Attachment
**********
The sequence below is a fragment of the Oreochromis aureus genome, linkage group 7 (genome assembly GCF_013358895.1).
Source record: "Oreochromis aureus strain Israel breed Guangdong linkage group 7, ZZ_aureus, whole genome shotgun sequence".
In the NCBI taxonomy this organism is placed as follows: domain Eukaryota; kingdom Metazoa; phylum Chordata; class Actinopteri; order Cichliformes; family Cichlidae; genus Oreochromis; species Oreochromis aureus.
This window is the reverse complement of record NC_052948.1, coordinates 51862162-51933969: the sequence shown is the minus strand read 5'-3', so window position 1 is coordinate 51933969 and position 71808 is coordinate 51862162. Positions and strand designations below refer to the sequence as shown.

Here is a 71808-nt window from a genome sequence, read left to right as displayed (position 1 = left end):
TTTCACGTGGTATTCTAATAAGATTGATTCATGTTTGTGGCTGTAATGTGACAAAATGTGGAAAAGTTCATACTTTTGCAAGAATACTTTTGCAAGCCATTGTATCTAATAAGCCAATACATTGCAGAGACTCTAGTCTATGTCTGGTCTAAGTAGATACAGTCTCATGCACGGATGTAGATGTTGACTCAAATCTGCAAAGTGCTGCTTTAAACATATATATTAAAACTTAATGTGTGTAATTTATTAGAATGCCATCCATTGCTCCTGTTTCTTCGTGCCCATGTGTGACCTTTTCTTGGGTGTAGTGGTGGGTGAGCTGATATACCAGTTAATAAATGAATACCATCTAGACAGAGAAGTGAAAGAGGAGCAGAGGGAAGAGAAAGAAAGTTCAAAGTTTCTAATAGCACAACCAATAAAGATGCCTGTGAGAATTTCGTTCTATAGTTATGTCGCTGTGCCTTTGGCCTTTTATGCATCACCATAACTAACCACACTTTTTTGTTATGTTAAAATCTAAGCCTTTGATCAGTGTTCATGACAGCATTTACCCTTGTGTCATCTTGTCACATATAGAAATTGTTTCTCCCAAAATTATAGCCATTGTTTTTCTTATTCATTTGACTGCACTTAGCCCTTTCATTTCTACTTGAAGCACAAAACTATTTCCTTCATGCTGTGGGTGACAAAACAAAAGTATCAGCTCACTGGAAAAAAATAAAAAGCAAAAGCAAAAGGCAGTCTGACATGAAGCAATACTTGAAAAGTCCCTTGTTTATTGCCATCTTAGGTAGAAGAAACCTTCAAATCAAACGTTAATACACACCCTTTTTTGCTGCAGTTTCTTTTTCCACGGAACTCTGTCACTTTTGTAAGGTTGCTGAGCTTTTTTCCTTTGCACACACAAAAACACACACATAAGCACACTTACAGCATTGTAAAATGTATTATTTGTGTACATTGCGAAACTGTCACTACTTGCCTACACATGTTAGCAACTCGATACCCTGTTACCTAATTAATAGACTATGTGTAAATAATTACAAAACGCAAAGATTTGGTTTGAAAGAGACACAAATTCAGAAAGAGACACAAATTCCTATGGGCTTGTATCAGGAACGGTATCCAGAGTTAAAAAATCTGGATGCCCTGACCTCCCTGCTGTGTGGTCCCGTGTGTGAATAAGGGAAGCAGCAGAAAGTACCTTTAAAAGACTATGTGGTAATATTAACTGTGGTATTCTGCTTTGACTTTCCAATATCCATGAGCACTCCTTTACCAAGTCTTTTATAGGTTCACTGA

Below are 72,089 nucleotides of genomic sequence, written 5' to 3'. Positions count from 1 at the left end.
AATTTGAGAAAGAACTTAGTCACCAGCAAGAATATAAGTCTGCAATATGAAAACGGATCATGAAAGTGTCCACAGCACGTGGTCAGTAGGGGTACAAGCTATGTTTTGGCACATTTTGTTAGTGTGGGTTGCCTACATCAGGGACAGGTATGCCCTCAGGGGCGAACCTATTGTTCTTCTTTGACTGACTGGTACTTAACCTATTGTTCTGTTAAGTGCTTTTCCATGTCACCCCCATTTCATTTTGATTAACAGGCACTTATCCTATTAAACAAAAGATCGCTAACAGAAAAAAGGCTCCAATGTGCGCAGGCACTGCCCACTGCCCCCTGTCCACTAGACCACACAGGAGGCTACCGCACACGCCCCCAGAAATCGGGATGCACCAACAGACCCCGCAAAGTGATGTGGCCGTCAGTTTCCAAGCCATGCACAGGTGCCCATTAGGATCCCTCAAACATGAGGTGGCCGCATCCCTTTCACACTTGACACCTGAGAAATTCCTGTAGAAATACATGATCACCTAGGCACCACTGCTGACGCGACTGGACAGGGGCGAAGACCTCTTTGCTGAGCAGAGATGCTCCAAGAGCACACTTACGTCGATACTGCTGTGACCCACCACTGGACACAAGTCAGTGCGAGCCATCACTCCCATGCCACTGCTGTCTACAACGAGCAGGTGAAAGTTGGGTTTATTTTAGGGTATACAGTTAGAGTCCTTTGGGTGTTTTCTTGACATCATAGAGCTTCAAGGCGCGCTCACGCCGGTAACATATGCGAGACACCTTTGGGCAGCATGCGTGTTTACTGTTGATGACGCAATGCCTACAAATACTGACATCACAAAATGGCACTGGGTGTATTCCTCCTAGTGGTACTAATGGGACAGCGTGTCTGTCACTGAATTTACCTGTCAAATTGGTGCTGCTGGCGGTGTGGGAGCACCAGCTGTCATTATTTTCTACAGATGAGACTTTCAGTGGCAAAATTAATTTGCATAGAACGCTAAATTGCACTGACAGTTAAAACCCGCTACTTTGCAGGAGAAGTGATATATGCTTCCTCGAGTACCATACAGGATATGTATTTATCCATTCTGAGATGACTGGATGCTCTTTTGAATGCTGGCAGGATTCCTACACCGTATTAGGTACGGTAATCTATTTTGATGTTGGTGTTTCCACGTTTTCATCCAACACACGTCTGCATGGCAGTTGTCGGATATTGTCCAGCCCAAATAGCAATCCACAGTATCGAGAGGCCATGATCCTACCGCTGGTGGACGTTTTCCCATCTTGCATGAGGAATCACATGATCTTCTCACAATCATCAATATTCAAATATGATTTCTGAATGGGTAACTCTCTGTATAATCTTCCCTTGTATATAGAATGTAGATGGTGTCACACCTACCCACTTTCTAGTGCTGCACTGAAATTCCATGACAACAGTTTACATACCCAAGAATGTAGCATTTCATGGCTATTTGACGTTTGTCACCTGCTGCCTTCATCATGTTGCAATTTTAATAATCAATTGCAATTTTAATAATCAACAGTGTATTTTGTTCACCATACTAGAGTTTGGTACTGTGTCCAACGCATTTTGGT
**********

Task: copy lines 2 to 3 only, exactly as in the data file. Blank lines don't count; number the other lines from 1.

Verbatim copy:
Source record: "Oreochromis aureus strain Israel breed Guangdong linkage group 7, ZZ_aureus, whole genome shotgun sequence".
In the NCBI taxonomy this organism is placed as follows: domain Eukaryota; kingdom Metazoa; phylum Chordata; class Actinopteri; order Cichliformes; family Cichlidae; genus Oreochromis; species Oreochromis aureus.